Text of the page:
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Article: Predictors of spontaneous smoking cessation among Chinese men whose wives are pregnant

TitlePredictors of spontaneous smoking cessation among Chinese men whose wives are pregnant
Authors
KeywordsPassive Smoking
Spontaneously Quit Smoking
Spousal Support
Issue Date2012
PublisherSpringer New York LLC. The Journal's web site is located at http://springerlink.metapress.com/openurl.asp?genre=journal&issn=1092-7875
Citation
Maternal And Child Health Journal, 2012, v. 16 n. 6, p. 1247-1256 How to Cite?
AbstractThis is an exploratory study to identify the predictors that Chinese men will spontaneously quit smoking during their wives' pregnancy. Smoking husbands who accompanied their non-smoking pregnant wives to an antenatal clinic were invited to complete a questionnaire soliciting information regarding their smoking behaviours, perceptions of support received from their wives, and motivating factors for quitting smoking. A total of 74 men were recruited. Two-thirds (67.6%) were daily smokers, had started smoking under the age of 18 (66.2%), and smoked 6-15 cigarettes (48.6%) a day. Nearly one-third of the smoking husbands (n = 50, 67.6%) reported that their wife was the person who provided them with the necessary main support in quitting. Nearly a quarter (18 out of 74, 24.3%) of the husbands indicated that they quit smoking during their wives' pregnancy. Those more likely to quit were the 'occasional smokers' (61.1% vs. 38.9%), those who craved cigarettes a few hours after getting up (0% vs. 100%), those who were confident in their ability to quit (77.8% vs. 22.2%), and those who had previously attempted to quit (88.9% vs. 11.1%). The level of negative support from wives to quit smoking was significantly related to men's quitting (55.6% vs. 44.4%). The results of this study identified the husbands most likely to spontaneously quit smoking during their wives' pregnancy as those who were occasional smokers, were confident about smoking cessation, and reported their wives as being bothered by smoke. © Springer Science+Business Media, LLC 2011.
Persistent Identifierhttp://hdl.handle.net/10722/178317
ISSN
2015 Impact Factor: 1.917
2015 SCImago Journal Rankings: 1.197
ISI Accession Number ID
References

 

DC FieldValueLanguage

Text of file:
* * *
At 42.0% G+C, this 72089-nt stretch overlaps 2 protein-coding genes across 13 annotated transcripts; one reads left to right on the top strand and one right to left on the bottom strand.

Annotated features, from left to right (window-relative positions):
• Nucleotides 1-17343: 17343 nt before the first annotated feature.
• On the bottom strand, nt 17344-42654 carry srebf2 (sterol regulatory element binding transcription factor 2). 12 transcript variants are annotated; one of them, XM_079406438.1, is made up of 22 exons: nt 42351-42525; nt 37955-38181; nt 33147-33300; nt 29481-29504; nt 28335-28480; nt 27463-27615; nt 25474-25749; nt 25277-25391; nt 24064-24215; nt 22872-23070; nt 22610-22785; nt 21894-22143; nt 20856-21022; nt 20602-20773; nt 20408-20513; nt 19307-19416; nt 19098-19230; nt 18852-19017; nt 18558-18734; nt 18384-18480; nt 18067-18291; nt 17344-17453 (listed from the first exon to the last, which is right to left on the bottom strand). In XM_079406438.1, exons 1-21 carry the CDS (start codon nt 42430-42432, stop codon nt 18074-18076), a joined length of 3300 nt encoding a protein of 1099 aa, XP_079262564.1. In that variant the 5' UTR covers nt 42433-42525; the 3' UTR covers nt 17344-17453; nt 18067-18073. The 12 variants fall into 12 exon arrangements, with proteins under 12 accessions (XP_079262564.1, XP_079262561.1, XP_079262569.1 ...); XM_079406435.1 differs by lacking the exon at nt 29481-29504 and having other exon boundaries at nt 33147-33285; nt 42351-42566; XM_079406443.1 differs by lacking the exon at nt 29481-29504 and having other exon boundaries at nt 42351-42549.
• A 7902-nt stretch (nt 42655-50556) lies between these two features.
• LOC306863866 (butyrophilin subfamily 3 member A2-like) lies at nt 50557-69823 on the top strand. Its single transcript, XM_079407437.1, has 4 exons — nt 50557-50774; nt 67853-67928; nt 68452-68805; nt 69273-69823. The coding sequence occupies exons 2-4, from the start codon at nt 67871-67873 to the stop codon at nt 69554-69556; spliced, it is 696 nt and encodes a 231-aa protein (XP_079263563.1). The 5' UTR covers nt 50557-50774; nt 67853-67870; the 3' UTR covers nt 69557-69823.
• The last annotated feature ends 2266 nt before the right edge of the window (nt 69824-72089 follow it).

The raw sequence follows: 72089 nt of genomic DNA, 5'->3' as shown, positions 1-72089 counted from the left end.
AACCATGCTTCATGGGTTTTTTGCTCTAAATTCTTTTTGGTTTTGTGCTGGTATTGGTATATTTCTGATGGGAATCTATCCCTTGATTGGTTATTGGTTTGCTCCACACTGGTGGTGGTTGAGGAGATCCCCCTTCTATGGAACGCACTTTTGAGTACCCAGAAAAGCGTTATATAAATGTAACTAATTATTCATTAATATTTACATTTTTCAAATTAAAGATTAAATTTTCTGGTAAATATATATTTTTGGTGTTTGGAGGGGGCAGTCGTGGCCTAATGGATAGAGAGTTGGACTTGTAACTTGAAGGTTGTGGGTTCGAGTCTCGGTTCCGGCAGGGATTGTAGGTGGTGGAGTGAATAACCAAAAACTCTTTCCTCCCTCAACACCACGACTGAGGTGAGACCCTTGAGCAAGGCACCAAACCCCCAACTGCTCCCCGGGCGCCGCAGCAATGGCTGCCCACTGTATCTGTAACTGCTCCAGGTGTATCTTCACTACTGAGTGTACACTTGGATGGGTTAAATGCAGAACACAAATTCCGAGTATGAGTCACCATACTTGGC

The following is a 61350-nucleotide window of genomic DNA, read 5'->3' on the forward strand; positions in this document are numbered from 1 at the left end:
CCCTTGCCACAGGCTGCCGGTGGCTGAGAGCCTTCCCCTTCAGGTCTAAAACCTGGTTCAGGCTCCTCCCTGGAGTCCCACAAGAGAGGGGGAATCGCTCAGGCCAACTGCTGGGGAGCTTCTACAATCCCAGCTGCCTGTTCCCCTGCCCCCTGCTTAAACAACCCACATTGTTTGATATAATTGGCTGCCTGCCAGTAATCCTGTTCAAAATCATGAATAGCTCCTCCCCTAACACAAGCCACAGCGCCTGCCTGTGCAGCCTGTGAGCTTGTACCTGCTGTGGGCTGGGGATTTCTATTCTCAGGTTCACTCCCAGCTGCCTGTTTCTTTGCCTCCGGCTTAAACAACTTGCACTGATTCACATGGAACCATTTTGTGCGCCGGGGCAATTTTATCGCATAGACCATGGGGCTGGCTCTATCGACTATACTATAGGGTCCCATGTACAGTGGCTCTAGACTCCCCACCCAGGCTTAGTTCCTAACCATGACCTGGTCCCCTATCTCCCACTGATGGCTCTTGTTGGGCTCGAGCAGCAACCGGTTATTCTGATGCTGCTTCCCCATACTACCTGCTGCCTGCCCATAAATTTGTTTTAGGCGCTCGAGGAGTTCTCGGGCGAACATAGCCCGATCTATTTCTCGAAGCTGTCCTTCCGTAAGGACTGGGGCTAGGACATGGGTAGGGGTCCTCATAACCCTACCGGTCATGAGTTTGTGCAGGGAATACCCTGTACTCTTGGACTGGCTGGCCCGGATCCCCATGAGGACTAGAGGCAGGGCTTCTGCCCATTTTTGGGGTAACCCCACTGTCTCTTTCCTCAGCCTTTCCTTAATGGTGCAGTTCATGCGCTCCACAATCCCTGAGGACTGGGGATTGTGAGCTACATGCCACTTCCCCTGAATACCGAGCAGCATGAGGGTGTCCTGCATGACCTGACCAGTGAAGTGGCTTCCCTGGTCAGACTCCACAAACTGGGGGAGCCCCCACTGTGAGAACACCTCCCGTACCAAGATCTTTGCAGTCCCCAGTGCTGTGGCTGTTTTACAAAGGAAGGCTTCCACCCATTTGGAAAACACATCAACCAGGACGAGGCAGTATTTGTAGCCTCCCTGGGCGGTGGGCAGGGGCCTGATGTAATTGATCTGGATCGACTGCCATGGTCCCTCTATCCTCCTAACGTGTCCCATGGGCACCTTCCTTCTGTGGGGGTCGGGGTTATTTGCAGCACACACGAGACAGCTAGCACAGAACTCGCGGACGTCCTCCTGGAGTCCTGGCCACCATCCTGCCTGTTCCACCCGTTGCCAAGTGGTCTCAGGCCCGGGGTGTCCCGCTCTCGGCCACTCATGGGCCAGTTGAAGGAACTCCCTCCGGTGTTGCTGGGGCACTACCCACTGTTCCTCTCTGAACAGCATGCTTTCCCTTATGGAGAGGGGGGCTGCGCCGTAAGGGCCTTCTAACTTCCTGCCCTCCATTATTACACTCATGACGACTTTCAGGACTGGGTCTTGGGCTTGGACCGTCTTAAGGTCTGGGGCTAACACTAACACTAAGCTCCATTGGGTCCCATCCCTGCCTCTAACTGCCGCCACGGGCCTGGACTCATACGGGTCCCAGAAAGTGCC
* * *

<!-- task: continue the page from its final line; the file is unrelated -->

dc.contributor.authorLoke, AYen_US
dc.contributor.authorMak, YWen_US
dc.contributor.authorLau, PYen_US
dc.date.accessioned2012-12-19T09:45:14Z-
dc.date.available2012-12-19T09:45:14Z-
dc.date.issued2012en_US
dc.identifier.citationMaternal And Child Health Journal, 2012, v. 16 n. 6, p. 1247-1256en_US
dc.identifier.issn1092-7875en_US
dc.identifier.urihttp://hdl.handle.net/10722/178317-
dc.description.abstractThis is an exploratory study to identify the predictors that Chinese men will spontaneously quit smoking during their wives' pregnancy. Smoking husbands who accompanied their non-smoking pregnant wives to an antenatal clinic were invited to complete a questionnaire soliciting information regarding their smoking behaviours, perceptions of support received from their wives, and motivating factors for quitting smoking. A total of 74 men were recruited. Two-thirds (67.6%) were daily smokers, had started smoking under the age of 18 (66.2%), and smoked 6-15 cigarettes (48.6%) a day. Nearly one-third of the smoking husbands (n = 50, 67.6%) reported that their wife was the person who provided them with the necessary main support in quitting. Nearly a quarter (18 out of 74, 24.3%) of the husbands indicated that they quit smoking during their wives' pregnancy. Those more likely to quit were the 'occasional smokers' (61.1% vs. 38.9%), those who craved cigarettes a few hours after getting up (0% vs. 100%), those who were confident in their ability to quit (77.8% vs. 22.2%), and those who had previously attempted to quit (88.9% vs. 11.1%). The level of negative support from wives to quit smoking was significantly related to men's quitting (55.6% vs. 44.4%). The results of this study identified the husbands most likely to spontaneously quit smoking during their wives' pregnancy as those who were occasional smokers, were confident about smoking cessation, and reported their wives as being bothered by smoke. © Springer Science+Business Media, LLC 2011.en_US
dc.languageengen_US
dc.publisherSpringer New York LLC. The Journal's web site is located at http://springerlink.metapress.com/openurl.asp?genre=journal&issn=1092-7875en_US
dc.relation.ispartofMaternal and Child Health Journalen_US
dc.subjectPassive Smokingen_US
dc.subjectSpontaneously Quit Smokingen_US
dc.subjectSpousal Supporten_US
dc.titlePredictors of spontaneous smoking cessation among Chinese men whose wives are pregnanten_US
dc.typeArticleen_US
dc.identifier.emailMak, YW: makyw@hkucc.hku.hken_US
dc.identifier.authorityMak, YW=rp00525en_US
dc.description.naturelink_to_subscribed_fulltexten_US
dc.identifier.doi10.1007/s10995-011-0884-8en_US
dc.identifier.pmid21928116-
dc.identifier.scopuseid_2-s2.0-84865657906en_US
dc.relation.referenceshttp://www.scopus.com/mlt/select.url?eid=2-s2.0-84865657906&selection=ref&src=s&origin=recordpageen_US
dc.identifier.volume16en_US
dc.identifier.issue6en_US
dc.identifier.spage1247en_US
dc.identifier.epage1256en_US
dc.identifier.isiWOS:000306438000014-
dc.publisher.placeUnited Statesen_US
dc.identifier.scopusauthoridLoke, AY=6603840436en_US
dc.identifier.scopusauthoridMak, YW=36970189900en_US
dc.identifier.scopusauthoridLau, PY=50262057200en_US
dc.identifier.citeulike9827952-

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